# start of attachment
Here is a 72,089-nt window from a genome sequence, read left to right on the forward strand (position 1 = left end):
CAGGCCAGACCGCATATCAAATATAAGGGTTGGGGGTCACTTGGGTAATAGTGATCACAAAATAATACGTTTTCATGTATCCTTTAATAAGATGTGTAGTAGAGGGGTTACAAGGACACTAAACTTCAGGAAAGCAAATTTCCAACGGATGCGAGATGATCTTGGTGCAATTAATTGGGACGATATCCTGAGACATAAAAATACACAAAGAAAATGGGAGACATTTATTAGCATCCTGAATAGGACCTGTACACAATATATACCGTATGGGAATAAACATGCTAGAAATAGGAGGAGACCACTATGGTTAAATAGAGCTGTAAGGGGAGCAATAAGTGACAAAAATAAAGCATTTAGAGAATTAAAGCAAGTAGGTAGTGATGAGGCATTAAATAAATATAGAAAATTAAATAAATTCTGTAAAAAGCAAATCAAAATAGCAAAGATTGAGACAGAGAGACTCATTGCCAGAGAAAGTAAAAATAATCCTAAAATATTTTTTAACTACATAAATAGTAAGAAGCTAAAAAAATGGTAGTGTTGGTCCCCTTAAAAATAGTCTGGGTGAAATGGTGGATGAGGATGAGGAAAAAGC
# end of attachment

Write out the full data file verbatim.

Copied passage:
Here is a 72,089-nt window from a genome sequence, read left to right on the forward strand (position 1 = left end):
CAGGCCAGACCGCATATCAAATATAAGGGTTGGGGGTCACTTGGGTAATAGTGATCACAAAATAATACGTTTTCATGTATCCTTTAATAAGATGTGTAGTAGAGGGGTTACAAGGACACTAAACTTCAGGAAAGCAAATTTCCAACGGATGCGAGATGATCTTGGTGCAATTAATTGGGACGATATCCTGAGACATAAAAATACACAAAGAAAATGGGAGACATTTATTAGCATCCTGAATAGGACCTGTACACAATATATACCGTATGGGAATAAACATGCTAGAAATAGGAGGAGACCACTATGGTTAAATAGAGCTGTAAGGGGAGCAATAAGTGACAAAAATAAAGCATTTAGAGAATTAAAGCAAGTAGGTAGTGATGAGGCATTAAATAAATATAGAAAATTAAATAAATTCTGTAAAAAGCAAATCAAAATAGCAAAGATTGAGACAGAGAGACTCATTGCCAGAGAAAGTAAAAATAATCCTAAAATATTTTTTAACTACATAAATAGTAAGAAGCTAAAAAAATGGTAGTGTTGGTCCCCTTAAAAATAGTCTGGGTGAAATGGTGGATGAGGATGAGGAAAAAGC